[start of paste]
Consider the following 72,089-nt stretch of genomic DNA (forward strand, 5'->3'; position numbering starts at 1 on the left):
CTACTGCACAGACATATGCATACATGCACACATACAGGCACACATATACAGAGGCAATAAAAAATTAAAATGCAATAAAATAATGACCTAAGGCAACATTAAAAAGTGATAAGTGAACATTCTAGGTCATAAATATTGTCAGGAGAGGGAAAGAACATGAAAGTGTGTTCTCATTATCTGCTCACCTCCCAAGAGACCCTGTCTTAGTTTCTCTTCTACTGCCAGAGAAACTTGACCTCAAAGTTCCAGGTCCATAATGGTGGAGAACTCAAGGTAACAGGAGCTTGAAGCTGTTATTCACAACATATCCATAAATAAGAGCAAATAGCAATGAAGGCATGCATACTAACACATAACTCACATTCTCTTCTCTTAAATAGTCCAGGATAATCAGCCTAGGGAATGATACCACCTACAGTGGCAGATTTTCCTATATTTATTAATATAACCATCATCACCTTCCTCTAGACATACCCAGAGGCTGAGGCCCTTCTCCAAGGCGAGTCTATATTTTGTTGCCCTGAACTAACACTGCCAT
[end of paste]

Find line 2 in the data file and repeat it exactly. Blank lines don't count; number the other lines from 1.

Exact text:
CTACTGCACAGACATATGCATACATGCACACATACAGGCACACATATACAGAGGCAATAAAAAATTAAAATGCAATAAAATAATGACCTAAGGCAACATTAAAAAGTGATAAGTGAACATTCTAGGTCATAAATATTGTCAGGAGAGGGAAAGAACATGAAAGTGTGTTCTCATTATCTGCTCACCTCCCAAGAGACCCTGTCTTAGTTTCTCTTCTACTGCCAGAGAAACTTGACCTCAAAGTTCCAGGTCCATAATGGTGGAGAACTCAAGGTAACAGGAGCTTGAAGCTGTTATTCACAACATATCCATAAATAAGAGCAAATAGCAATGAAGGCATGCATACTAACACATAACTCACATTCTCTTCTCTTAAATAGTCCAGGATAATCAGCCTAGGGAATGATACCACCTACAGTGGCAGATTTTCCTATATTTATTAATATAACCATCATCACCTTCCTCTAGACATACCCAGAGGCTGAGGCCCTTCTCCAAGGCGAGTCTATATTTTGTTGCCCTGAACTAACACTGCCAT